In every Indian household, festivals are a special time. In my childhood, our home in the hills of Kohima was no exception. Those days there were no sweet shops around as they do now, and so, in the build up to the annual Durga Puja—the biggest Bengali festival of the year, we would wake up to the aroma of varying flavours as Ma and grandma would so painstakingly make, every afternoon, after the regular chores would get over.
While my brother’s fondness for sweets was well-known, I stayed away from anything sweet and enjoyed my savouries instead. Every summer, grandma would come to spend a few months with us, and whenever she came, our home was filled with the sweet essence and aroma of her beautiful cuisines. I was grandma’s favourite and she often preferred me over my little brother, which at times did bother me. I thought this was probably because she had nine sons and although she always longed for a daughter, her four granddaughters had fulfilled that wish for her. We girls were a privileged lot, and thoroughly pampered by grandma—something that always left the brothers jealous!
I recall a funny memory from a time when I must have been twelve or thirteen. It was late autumn, and grandma had just arrived only a few days before Durga Puja, all eager to treat us to the goodies that was customary during the season. Her culinary skills being exceptional, she prided herself on how she had mastered her art to perfection. There were many stories of how with her deft hand at cooking, she could get people to even eat things they didn’t often like. Over the next couple of days, our kitchen was getting ready for sweetmeats of every kind under the sun. Ma was pleased that her kitchen was well-stocked with such delectables which she was now happily going to serve her guests on day of the much-awaited Vijaya Dashami party at home.
The day before the D-day arrived, our home was ready to welcome everyone, with a splendid fare that would put our neighbours to shame. Not that it was intended that way, but the fact is none of the neighbours could compete with grandma’s prowess in the kitchen. After dinner was over, Ma decided to ensure that things were ready for the following day. When she came back from the kitchen, there was horror writ all over her face. She was vexed how most of the sweets were gone, leaving just a few to serve to a handful of people when, actually a houseful was going to turn up the next day! The home-help was summoned, who confessed he knew nothing about it but in his bid to save himself, he spilled the beans on little brother who he had seen carrying a big bag in the evening when he was going out to play, with his friends waiting by the side of the fence. It was apparent, who the real suspect was, but since it was way too late, and the suspect was fast asleep, we all had to wait the next morning, when brother was rounded up.
It was quite a sight to see my little brother’s smile gradually disappear behind dark cumulonimbus clouds, before he burst into tears, finally confessing to his crime. He narrated how he stole out some sweets for himself and his friends and how they had cajoled him to get more since they loved it so much, and how, he had no choice but to come back for more—which is when our home help had seen him. Ma was angry but Grandma was livid with rage, as you can well imagine! But, I being the protective elder sister, had to do something about it. So, promptly, I decided to shield him by shifting part of the blame on myself. I told Ma I had helped brother and that I should also be held responsible for it. I uttered these words, totally leveraging on the fact that grandma would go lenient with me, which she did, much to the relief of a little fellow who looked up in obligation at how I had saved him. Things we do for our siblings!!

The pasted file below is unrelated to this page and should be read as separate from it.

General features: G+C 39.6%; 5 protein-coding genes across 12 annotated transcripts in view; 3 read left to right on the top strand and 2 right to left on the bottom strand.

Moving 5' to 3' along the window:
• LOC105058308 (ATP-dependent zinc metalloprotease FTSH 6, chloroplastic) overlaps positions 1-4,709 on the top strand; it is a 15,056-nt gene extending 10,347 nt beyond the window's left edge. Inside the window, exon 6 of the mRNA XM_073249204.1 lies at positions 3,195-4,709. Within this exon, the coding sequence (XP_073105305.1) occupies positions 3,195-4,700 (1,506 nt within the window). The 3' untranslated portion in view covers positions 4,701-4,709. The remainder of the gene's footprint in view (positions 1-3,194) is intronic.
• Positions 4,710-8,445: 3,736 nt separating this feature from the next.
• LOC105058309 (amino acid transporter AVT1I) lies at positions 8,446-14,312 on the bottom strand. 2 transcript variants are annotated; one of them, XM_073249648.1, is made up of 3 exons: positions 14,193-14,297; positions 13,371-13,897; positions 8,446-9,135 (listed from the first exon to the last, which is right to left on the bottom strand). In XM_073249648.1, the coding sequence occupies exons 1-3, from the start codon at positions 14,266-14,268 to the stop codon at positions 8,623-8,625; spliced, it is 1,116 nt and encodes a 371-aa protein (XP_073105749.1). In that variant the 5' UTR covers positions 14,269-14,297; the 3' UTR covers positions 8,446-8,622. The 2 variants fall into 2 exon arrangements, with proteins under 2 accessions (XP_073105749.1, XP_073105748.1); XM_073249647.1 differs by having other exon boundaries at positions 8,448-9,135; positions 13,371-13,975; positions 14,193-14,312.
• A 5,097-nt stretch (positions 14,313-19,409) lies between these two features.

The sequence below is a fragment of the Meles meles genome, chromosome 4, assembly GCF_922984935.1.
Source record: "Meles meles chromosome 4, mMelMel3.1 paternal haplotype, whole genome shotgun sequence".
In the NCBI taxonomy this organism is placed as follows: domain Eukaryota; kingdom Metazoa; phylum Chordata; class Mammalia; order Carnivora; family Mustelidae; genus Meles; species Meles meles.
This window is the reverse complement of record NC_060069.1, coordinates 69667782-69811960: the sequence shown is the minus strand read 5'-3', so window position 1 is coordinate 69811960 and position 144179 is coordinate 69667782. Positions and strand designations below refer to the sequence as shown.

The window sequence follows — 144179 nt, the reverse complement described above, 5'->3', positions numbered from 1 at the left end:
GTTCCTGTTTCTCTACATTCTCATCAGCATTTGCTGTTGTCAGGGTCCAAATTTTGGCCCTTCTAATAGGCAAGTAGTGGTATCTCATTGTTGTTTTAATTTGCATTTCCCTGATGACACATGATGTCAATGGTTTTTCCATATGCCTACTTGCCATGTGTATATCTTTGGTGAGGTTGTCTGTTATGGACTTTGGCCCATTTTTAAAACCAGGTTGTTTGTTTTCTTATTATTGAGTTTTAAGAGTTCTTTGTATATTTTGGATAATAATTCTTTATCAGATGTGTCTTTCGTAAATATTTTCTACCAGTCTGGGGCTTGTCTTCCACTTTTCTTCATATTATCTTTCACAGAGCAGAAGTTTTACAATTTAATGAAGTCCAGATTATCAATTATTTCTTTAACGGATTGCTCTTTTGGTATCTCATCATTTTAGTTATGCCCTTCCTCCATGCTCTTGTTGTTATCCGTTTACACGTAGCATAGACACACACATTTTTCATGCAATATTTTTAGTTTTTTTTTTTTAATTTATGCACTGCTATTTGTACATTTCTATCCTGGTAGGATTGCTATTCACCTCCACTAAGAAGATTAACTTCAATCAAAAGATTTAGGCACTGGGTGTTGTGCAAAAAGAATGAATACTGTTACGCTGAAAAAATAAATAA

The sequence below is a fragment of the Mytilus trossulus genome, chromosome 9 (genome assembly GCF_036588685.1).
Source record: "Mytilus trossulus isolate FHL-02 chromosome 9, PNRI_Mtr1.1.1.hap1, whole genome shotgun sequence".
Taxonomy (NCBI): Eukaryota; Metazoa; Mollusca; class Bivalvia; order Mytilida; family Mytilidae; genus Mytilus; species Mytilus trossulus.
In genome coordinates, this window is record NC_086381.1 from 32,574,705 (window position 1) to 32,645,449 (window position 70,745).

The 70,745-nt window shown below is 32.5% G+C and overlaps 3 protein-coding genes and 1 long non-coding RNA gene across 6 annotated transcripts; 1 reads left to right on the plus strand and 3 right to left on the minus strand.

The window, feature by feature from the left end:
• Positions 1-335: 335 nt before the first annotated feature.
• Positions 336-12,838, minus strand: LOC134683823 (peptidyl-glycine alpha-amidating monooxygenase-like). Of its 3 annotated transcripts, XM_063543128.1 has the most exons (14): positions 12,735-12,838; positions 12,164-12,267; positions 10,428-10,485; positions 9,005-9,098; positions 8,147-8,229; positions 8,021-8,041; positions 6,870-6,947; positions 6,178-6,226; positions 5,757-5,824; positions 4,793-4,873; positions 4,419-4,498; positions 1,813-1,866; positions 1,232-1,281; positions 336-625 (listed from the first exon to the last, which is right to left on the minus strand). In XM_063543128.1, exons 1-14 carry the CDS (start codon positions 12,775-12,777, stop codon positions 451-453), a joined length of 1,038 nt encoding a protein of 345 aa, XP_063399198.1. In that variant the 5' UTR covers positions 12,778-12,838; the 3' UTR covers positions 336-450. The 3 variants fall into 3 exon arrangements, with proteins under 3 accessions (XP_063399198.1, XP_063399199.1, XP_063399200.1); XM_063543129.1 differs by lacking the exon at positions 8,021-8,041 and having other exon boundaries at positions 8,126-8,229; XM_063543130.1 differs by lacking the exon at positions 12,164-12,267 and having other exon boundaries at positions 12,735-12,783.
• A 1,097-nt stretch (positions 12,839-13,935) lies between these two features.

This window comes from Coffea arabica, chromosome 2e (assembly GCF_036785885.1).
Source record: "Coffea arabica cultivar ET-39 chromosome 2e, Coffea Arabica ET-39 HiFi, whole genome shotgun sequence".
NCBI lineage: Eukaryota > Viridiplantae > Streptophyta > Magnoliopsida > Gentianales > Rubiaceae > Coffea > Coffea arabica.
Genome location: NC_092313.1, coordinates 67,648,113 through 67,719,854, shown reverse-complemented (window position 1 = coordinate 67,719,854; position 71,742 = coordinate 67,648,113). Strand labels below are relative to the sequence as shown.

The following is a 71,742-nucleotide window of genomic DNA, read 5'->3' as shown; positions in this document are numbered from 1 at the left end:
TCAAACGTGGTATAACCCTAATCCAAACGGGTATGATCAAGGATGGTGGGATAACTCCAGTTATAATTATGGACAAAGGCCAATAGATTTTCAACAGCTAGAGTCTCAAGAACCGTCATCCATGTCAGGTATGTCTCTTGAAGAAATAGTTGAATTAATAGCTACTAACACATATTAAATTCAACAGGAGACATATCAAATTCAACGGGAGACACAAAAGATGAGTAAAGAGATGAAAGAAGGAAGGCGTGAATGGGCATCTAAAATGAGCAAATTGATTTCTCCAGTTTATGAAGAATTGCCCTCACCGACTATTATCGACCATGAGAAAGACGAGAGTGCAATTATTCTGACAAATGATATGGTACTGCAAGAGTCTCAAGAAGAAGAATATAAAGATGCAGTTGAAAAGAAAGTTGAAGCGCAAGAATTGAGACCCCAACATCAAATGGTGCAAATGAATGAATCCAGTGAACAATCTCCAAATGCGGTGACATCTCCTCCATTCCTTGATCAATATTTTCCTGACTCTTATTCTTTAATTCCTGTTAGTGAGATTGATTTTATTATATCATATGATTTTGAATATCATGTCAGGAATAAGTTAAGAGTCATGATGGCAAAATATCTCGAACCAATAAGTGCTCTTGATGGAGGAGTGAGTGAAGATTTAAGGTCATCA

As the years go, these are the memories that tug at the heart, of people you loved and people who loved you unconditionally. Memories are precious, aren’t they? I love them. I bask in their bliss and warmth and retell them to my son, for him to look back fondly and share with his family someday, years later.
Of all the things that Grandma used to make, the first that comes to mind is my perennial favourite gajar-ka-halwa which has remained a constant even till this day. Today, I’m sharing her recipe with you. It is very simple dish that is easy to prepare and perfect to serve during the winter season when the red carrots are in plenty.
GAJAR KA HALWA – Recipe
I prefer the red carrots, you find most commonly in North India. In Bangalore, though, we get them only during these winter months. In case you cannot get the red ones, let me assure you, even the Orange variety will do. Eventually, the most important ingredient you can add to any recipe is love, so, there you go. 🙂
- Carrots: 1Kg
- Milk: 1 litre
- Ghee 4 tablespoons
- Cashews 30 grams
- Raisins 30 grams
- Cardamom 10 – 14 (peeled and ground)
- Pistachios to garnish
- Peel and grate the carrots first.
- Then, simmer in milk in a pan with the cardamom powder sprinkled on it, until all the liquid evaporates and the milk thickens.
- Now, heat ghee in a heavy-bottomed pan and add the carrot mixture. Mix well and keep stirring over a gentle heat for 10 mins. Cover the lid occasionally and let the carrot soften.
- Add milk and sugar and continue stirring on gentle heat until the carrot turns deep red in colour.
- Add cashews and raisins and take it off the stove.
- Garnish with Pistachio and your gajar-ka-halwa is ready to serve, either hot or cold, as you prefer.
In case you’re interested, they have a linky party on the first Tuesday of every month where they invite bloggers to bring along food memories, stories, food photos or even restaurant reviews. All you got to do is:
- Write a blog post and hashtag it #FlavoursomeTuesdays
- Drop your links in the comments on their respective blogs.
- Share the love on social media.
- Sit back and enjoy the party.